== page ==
You might want to think a little more about the one parent one language method. I have two kids aged six and three, both born in China and after a lot of soul searching came upon the best plan for a bilingual child. Firstly I mean by truly bilingual, that the child should have a native pronunciation in both languages and native fluency. We decided that as the minority language here is my native language of English and I am usually at work, that we would speak English at home (even when I am not there). You see Mandarin is the majority language in her environment so that we had to create an English world in our home. When Laolao and Laoye visits ( which is far to often in my opinion) we switch to Mandarin. In fact when anyone visits we have to switch to Mandarin. Tv, radio, cartoons, kindergarten, movies , my child’s friends all speak Mandarin so we tried for a balance. It has paid off- I think mostly from my wife’s hard work and her excellent English skills (6 years in London). In truth, my daughters Mandarin is of a slightly lower level than her English and this is due to the fact that we may have over compensated just a bit. however we knew that might happen and that’s about to change as she is about to start school. So, you may want to revise your methods for a bilingual baby as kids take the path of least resistance which is of course Mandarin. I will add that I have two close friends with older children and they did the one language one parent thing as their wives have little English — the 12 year old can speak Mandarin like a native, however her English is very low and accented, just like a native Chinese speaker. I’m sure she will pick it up later but she will never be native in English. My other friend also has a daughter and she is 8 same situation but she actually throws a fit if family try to make her speak English. Remember … The path of least resistance. Bilingual babies just do not happen. It’s similar to the idea that if you come to China you will magically learn Chinese. You have to have a strict plan for both.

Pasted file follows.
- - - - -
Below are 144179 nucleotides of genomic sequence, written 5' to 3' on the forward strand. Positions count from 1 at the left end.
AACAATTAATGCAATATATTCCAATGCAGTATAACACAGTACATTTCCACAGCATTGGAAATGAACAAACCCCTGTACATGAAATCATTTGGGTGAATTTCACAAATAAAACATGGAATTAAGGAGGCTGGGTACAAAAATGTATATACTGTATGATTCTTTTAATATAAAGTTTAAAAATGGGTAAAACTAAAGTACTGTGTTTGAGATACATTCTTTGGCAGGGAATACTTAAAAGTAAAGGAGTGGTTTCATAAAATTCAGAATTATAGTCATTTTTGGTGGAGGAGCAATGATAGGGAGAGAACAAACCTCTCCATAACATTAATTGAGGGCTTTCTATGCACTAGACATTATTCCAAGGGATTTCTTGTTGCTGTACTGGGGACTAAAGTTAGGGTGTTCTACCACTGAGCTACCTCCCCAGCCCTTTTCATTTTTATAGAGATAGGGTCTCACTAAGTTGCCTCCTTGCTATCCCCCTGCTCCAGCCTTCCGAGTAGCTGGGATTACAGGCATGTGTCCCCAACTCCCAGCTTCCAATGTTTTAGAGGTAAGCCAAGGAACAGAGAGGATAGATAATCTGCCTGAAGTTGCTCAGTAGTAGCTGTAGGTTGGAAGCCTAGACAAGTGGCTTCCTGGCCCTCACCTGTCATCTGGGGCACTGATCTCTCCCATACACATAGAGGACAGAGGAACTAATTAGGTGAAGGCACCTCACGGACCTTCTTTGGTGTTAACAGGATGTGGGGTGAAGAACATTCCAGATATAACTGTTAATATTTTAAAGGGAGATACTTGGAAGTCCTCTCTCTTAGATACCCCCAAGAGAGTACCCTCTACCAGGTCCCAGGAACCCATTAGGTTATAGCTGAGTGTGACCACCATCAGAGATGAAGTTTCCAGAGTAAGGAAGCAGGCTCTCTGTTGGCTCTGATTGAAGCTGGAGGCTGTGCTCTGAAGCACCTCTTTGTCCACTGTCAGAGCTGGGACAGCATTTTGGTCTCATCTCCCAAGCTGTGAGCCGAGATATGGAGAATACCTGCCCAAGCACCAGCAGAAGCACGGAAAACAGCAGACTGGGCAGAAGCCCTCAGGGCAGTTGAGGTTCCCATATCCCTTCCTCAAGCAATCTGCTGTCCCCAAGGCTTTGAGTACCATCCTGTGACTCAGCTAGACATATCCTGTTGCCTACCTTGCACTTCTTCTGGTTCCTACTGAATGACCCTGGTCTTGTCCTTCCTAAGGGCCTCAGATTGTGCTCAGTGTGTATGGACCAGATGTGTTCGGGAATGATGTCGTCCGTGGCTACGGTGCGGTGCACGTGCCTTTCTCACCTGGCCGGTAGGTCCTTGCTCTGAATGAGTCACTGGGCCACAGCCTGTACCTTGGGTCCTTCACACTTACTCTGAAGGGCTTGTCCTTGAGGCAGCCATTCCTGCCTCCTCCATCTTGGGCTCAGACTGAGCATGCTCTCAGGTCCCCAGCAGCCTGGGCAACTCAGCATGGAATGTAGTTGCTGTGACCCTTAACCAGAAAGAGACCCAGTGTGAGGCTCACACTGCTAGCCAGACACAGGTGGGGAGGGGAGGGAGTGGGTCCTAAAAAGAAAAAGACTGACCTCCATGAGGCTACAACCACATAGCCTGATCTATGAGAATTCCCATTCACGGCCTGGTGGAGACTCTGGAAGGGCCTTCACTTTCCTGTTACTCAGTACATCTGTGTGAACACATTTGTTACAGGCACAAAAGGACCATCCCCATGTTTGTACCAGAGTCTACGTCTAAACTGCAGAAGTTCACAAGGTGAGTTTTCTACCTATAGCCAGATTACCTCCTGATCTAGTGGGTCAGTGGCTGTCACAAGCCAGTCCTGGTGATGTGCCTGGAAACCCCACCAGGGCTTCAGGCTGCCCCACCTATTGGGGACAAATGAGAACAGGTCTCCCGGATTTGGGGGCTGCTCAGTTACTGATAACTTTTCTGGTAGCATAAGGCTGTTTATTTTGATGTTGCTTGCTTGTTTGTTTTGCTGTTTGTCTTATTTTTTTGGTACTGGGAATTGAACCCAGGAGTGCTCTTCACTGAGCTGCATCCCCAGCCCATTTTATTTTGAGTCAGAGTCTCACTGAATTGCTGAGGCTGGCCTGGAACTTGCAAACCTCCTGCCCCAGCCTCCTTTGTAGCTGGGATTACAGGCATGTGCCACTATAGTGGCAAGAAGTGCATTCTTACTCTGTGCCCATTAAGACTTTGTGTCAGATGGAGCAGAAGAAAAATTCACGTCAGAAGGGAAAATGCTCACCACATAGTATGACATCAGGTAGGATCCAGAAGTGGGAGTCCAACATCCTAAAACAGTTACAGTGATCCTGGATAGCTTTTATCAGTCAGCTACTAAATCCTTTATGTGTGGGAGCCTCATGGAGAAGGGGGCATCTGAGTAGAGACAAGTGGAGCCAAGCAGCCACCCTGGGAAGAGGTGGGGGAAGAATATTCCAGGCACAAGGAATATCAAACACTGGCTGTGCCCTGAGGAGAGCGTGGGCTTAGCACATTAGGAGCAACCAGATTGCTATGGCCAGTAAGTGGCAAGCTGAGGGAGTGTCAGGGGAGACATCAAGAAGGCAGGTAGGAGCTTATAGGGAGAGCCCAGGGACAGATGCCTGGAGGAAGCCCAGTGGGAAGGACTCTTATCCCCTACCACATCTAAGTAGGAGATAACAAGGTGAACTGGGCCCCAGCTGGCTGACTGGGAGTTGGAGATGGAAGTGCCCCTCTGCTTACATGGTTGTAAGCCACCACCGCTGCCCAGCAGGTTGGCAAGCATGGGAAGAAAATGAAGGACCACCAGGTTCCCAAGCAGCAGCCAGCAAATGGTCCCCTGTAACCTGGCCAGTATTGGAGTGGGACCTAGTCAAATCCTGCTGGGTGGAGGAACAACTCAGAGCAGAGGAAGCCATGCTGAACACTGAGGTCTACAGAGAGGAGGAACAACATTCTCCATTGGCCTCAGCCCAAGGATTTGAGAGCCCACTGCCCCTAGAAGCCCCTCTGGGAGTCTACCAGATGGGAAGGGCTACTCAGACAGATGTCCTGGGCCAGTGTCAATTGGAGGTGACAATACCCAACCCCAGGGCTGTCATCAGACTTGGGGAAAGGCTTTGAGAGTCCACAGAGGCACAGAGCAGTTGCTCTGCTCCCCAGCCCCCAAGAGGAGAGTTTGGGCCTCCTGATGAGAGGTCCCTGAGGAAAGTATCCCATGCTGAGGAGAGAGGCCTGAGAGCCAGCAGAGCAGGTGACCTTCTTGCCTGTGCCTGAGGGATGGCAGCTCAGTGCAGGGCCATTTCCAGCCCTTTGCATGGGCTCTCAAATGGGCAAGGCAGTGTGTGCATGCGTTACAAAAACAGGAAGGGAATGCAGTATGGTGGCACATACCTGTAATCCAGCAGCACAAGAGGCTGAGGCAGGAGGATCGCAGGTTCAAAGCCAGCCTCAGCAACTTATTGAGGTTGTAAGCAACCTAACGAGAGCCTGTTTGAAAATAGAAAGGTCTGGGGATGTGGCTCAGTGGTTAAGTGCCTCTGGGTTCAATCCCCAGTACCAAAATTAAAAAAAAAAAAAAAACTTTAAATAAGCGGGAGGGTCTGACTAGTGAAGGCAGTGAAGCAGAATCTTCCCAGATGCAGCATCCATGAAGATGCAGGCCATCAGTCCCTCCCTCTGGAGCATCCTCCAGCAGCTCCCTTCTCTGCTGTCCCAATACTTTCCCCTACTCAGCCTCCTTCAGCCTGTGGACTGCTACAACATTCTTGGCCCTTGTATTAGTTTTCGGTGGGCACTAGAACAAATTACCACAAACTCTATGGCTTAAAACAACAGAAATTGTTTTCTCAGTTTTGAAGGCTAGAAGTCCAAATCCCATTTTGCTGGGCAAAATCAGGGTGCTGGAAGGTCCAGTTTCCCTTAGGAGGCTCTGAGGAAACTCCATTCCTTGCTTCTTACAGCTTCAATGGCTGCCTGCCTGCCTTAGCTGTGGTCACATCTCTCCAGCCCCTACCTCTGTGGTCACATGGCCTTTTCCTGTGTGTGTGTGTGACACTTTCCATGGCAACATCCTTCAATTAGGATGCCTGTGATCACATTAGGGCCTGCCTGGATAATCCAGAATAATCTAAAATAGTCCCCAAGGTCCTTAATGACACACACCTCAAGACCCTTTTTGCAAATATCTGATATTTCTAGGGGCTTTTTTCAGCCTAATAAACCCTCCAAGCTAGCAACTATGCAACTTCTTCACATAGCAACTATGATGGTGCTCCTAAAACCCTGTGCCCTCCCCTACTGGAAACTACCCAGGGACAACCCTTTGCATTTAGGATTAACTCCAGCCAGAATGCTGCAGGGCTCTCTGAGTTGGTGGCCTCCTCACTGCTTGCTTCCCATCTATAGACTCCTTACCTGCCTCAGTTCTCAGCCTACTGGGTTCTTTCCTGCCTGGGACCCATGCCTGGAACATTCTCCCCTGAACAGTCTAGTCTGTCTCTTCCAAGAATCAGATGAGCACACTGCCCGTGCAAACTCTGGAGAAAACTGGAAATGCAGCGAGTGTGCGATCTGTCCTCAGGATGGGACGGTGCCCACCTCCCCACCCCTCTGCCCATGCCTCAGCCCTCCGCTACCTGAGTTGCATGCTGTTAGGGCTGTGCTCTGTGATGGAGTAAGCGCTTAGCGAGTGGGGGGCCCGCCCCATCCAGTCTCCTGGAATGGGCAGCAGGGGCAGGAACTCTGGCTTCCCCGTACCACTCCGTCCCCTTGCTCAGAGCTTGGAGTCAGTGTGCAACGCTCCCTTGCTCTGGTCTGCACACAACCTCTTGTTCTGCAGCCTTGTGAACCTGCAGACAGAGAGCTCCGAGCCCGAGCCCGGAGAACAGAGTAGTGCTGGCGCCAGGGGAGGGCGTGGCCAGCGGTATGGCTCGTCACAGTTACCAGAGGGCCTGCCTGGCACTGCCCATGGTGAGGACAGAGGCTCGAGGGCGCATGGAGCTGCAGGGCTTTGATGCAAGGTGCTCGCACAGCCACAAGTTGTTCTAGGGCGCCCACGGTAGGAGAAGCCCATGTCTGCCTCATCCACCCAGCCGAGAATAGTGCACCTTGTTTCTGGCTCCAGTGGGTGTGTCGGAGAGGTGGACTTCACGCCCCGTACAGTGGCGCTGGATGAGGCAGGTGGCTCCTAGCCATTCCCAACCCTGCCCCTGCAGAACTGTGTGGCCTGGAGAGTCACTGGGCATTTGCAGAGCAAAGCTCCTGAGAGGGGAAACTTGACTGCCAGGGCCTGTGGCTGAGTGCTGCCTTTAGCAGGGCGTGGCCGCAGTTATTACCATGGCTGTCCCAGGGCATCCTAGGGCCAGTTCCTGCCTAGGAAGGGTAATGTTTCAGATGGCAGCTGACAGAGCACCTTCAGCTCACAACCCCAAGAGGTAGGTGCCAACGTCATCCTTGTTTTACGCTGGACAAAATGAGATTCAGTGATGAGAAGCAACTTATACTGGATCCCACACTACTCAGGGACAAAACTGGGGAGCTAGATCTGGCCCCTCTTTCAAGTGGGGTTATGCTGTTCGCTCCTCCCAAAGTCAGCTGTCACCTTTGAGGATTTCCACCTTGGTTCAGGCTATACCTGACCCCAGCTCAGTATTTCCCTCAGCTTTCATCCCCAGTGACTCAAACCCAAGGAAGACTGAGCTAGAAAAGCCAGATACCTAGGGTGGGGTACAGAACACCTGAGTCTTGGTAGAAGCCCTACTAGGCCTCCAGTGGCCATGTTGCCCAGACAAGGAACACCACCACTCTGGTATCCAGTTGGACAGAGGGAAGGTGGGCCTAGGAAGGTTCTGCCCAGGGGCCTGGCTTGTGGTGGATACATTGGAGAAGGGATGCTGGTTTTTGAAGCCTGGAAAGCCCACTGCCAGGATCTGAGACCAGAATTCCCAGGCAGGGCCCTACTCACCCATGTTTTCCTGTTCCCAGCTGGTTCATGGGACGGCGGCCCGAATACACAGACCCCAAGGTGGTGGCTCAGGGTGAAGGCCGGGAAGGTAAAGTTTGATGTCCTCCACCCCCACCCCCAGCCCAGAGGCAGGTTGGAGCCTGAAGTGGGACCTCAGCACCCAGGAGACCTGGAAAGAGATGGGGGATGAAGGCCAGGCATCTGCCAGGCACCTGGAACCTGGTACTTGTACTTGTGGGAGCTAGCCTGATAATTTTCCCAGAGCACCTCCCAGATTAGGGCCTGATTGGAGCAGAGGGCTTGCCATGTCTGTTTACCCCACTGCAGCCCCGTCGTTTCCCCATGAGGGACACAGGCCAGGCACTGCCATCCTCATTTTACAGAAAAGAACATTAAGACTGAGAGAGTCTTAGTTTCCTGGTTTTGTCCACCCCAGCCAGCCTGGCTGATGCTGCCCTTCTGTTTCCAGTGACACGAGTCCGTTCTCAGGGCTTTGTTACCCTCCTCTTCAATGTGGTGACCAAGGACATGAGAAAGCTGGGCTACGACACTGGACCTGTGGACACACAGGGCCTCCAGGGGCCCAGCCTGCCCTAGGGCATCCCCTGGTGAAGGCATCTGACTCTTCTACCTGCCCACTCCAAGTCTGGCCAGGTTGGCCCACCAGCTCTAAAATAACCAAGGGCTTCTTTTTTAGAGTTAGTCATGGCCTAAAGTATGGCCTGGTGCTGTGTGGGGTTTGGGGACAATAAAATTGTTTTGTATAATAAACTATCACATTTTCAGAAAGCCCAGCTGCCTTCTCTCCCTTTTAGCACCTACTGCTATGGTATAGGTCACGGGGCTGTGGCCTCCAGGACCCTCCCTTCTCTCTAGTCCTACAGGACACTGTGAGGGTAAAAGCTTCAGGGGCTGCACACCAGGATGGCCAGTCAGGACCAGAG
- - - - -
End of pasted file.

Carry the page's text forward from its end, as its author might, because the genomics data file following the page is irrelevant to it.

My 2 cents
    Ed

  10. I’m reminded of a story of a friend of mine. His parents wanted him to be bilingual, so they spoke English on MWF and French on Tuesday, Thursday, and weekends.

    He was very surprised when he started school that the day of the week was not a part of the grammar rules.

    Probably not true, but still a good story.

  11. Stavros Says: July 20, 2013 at 7:32 pm

    My Chinese friends in Australia who have children mostly spoke English to their children while their child grew up. This was a means to “practice” their English. But as time passed, they realized they had made a big mistake. Sure enough, their English improved but by the time their children reached puberty, they began to resist Chinese – in some cases they stopped speaking it all together and the parents eventually gave up.

    I doubt if this will happen in John’s situation. He is well-versed on SLA, and he will know all the tricks in the book.

    But perhaps the day will come when John will have to force his daughter to speak to him in English. In fact, he may have to replace the 请和我说普通话 T-shirt for one which reads: “Please speak to me in English.”